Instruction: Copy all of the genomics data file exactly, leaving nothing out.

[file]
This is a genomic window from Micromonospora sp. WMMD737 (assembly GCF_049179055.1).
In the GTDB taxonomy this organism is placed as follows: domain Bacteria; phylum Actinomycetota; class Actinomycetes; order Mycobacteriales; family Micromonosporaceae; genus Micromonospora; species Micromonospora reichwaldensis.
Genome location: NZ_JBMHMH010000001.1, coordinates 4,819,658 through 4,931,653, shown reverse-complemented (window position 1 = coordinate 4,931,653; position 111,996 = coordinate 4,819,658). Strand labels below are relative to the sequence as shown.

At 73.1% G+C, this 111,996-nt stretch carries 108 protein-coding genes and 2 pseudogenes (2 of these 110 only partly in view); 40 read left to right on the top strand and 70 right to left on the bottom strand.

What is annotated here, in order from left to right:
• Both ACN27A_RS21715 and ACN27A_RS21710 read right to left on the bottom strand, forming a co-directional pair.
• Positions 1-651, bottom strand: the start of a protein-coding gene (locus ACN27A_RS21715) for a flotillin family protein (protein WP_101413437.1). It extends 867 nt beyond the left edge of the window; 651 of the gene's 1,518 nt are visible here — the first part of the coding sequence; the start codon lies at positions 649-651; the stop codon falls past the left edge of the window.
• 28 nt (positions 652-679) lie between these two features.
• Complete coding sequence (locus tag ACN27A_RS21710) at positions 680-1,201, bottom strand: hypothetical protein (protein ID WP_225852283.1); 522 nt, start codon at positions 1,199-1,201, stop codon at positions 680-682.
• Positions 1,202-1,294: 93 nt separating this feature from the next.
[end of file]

This is a genomic window from Micromonospora sp. WMMD737 (assembly GCF_049179055.1).
In the GTDB taxonomy this organism is placed as follows: domain Bacteria; phylum Actinomycetota; class Actinomycetes; order Mycobacteriales; family Micromonosporaceae; genus Micromonospora; species Micromonospora reichwaldensis.
Genome location: NZ_JBMHMH010000001.1, coordinates 4,819,658 through 4,931,653, shown reverse-complemented (window position 1 = coordinate 4,931,653; position 111,996 = coordinate 4,819,658). Strand labels below are relative to the sequence as shown.

At 73.1% G+C, this 111,996-nt stretch carries 108 protein-coding genes and 2 pseudogenes (2 of these 110 only partly in view); 40 read left to right on the top strand and 70 right to left on the bottom strand.

What is annotated here, in order from left to right:
• Both ACN27A_RS21715 and ACN27A_RS21710 read right to left on the bottom strand, forming a co-directional pair.
• Positions 1-651, bottom strand: the start of a protein-coding gene (locus ACN27A_RS21715) for a flotillin family protein (protein WP_101413437.1). It extends 867 nt beyond the left edge of the window; 651 of the gene's 1,518 nt are visible here — the first part of the coding sequence; the start codon lies at positions 649-651; the stop codon falls past the left edge of the window.
• 28 nt (positions 652-679) lie between these two features.
• Complete coding sequence (locus tag ACN27A_RS21710) at positions 680-1,201, bottom strand: hypothetical protein (protein ID WP_225852283.1); 522 nt, start codon at positions 1,199-1,201, stop codon at positions 680-682.
• Positions 1,202-1,294: 93 nt separating this feature from the next.